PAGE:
It has been suggested that Catesby did not trust him and with good reason as it is thought Tresham was the writer of the Monteagle Letter warning his brother-in-law, Lord Monteagle, not to attend Parliament on 5 November, which gave away the plotters. Tresham denied this vehemently. Whether Anne was aware of her husband’s involvement, he was arrested on 12 November after being named by Guy Fawkes. Tresham was saved the indignity and shame of execution by dying of illness while incarcerated in the Tower of London.
Anne’s reaction appears to be undocumented but as a Protestant, she would have been safe from the law. Even as a secret Catholic, she would have escaped suspicion but it must have been tough to see her husband die in such squalid circumstances.
Guy Fawkes (1570 – 31 January 1606, executed in Old Palace Yard, Westminster) was the man caught at the scene of the crime and is the best remembered. Sources claim he was married with a son but there are no records to confirm this.
He went to St Peter’s School in York with the Wright brothers and was recruited by Thomas Wintour. Robert Catesby initiated him and Thomas Percy into the plans in May 1604.
On 6 November 1605, the king authorised the use of torture and the testimony Fawkes gave on 7, 8 and 9 November revealed the names of his conspirators. He was tried with the other surviving conspirators on 27 January 1606.
Thomas Wintour (1571, Worcestershire – 31 January 1606, executed in Old Palace Yard, Westminster).
No records of a wife. (Although, you might want to read Tracy Borman’s brilliant The King’s Witch for suggestions!)
Gertrude Talbot (1563 – 1608)
The Talbot name walks astride many ancient families in the English nobility. The most famous is that of the Earls of Shrewsbury, most notably George Talbot, 6th Earl of Shrewsbury and his second wife, Bess of Hardwick who were hosts to Mary, Queen of Scots during her captivity in England.
Gertrude married the elder brother, Robert Wintour, and they had three children: John (1595 – 1622); Mary (1597 – 1617) and Helena (1600 – 1671). An online genealogy site suggests, Gertrude was born in 1563 at Grafton Manor, near Bromsgrove, Worcestershire, and was the daughter of Sir John Talbot and his second wife, Katherine Petre. Her brother was George Talbot, 9th Earl of Shrewsbury and was also a Catholic priest.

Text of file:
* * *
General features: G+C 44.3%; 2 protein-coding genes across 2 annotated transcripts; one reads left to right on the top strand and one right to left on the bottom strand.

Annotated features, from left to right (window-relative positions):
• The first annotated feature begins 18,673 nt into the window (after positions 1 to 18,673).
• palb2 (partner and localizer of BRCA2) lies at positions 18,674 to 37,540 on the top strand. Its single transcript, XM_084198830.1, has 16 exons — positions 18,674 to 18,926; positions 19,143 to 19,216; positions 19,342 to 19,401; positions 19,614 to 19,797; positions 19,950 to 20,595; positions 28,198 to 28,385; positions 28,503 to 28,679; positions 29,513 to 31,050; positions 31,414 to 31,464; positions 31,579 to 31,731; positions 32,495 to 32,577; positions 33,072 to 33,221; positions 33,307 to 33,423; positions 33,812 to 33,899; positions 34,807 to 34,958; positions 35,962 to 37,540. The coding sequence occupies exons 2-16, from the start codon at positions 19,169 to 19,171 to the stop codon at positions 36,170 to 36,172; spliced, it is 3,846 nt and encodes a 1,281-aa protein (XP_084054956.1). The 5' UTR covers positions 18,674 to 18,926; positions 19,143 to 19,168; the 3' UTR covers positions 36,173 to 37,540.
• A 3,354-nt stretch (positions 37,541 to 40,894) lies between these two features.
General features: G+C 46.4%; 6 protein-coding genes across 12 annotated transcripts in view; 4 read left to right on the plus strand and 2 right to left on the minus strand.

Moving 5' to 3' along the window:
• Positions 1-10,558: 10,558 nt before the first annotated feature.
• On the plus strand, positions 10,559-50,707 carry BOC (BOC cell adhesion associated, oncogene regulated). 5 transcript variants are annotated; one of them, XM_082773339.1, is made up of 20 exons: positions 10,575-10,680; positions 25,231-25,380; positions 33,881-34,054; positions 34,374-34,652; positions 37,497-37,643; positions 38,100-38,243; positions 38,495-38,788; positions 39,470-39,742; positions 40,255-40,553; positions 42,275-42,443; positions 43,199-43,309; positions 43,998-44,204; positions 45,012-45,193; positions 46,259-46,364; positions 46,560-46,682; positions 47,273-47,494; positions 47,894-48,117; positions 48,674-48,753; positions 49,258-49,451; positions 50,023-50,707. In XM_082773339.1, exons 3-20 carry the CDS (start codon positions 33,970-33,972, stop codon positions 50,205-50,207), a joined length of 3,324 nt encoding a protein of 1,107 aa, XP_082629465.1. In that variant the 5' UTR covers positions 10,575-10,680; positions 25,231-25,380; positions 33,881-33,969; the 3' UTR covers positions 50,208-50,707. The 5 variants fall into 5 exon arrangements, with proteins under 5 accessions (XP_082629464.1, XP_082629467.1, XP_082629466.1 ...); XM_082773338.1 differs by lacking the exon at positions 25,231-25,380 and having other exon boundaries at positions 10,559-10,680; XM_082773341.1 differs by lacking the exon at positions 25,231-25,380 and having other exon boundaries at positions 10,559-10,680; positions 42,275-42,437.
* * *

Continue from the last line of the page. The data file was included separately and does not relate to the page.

The Wintours were known Catholics and, with Catesby, were at the heart of the plot, making it probable Gertrude was aware of her husband’s involvement. Whether she quietly supported him, providing places for the plotters to meet at their homes is supposition but would seem possible. Robert was arrested with the remainder of the plotters and was executed 30 January 1606 in St Paul’s Churchyard. Anne died two years later.
The sister of Thomas and Robert Wintour and the daughter of George Wintour of Coldwell, Worcestershire and Jane Ingleby. George Wintour was the son of Catherine Vaux and Sir George Throckmorton who was Anne Throckmorton’s brother. Anne Throckmorton was Robert Catesby’s mother, so the plotters were very intertwined. Dorothy married fellow plotter, John Grant (1570 – 31 January 1606, executed in Old Palace Yard, Westminster) from Warwickshire, where he owned Norbrook, a house not far from Stratford-Upon-Avon. This was regarded by the other plotters as a strategic stronghold.
Dorothy and John had one son, Wintour Grant, however, he does not seem to have married.
To think Dorothy did not know what was happening would be insulting to her intelligence when so many of her family was involved. With the other wives, many of whom were related to her through marriage and blood, the possibility of the women providing a support network for their husbands is one which cannot easily be dismissed. These were women who had grown up at the heart of power, they understood the games of the court and it’s likely they too were hoping for a change of regime which might have been more sympathetic to their religious beliefs.
Dorothy (no known maiden name)
Dorothy was the sister-in-law of Martha Percy. She was married to John Wright (aka Jack) (January 1568 – 8 November 1605, Holbeach House, Staffordshire) who was one of the original members of the Gunpowder plotters. Sadly, despite searching, I am yet to discover Dorothy’s maiden name, making it difficult to ascertain more details.
However, there are suggestions the couple had a daughter but there is no record of her name or survival.
Margaret was also sister-in-law to Martha Percy, as she married the younger brother, Christopher (Kit) Wright (8 November 1605, Holbeach House, Staffordshire).
The brothers were known recusants and were arrested in 1596 under suspicion of a conspiracy concerning Queen Elizabeth I. This led to them being imprisoned after the Essex rebellion in 1601. From the beginning of Catesby’s plot, they were at the centre of activities and stayed with Catesby until the bloody end.
One online genealogy site suggests Margaret was the daughter of Edward Warde and was baptised on 12 October 1571 in the parish of Aldborough in Yorkshire. There is another suggestion that Margaret and Kit had six children: Katherine, Edward, John, Elizabeth, Francis and Marmaduke.
The daughter of William Tyrwhitt and Catherine Browne, Elizabeth and her family were an old, wealthy and prominent Catholic family. Her marriage to Ambrose Rookwood (1578 – 31 January 1606, executed in Old Palace Yard, Westminster) was a power match combining two powerful Catholic families. Ambrose was the son of Robert Rookwood of Stanningfield, Suffolk by his second wife Dorothy, daughter of Sir William Drury of Hawstead. The Rookwoods were also an old and influential family, having held the manor of Stanningfield since Edward I, and had many members who represented Suffolk in Parliament. However, the family remained staunchly Catholic and many of them, Ambrose’s parents included, were fined and imprisoned for their faith.
In 1600 on the death of his father, Rookwood inherited his father’s considerable estates, all four brothers by his father’s first marriage having predeceased him. Along with his wife Elizabeth, he made Coldham Hall a ‘common refuge of priests’.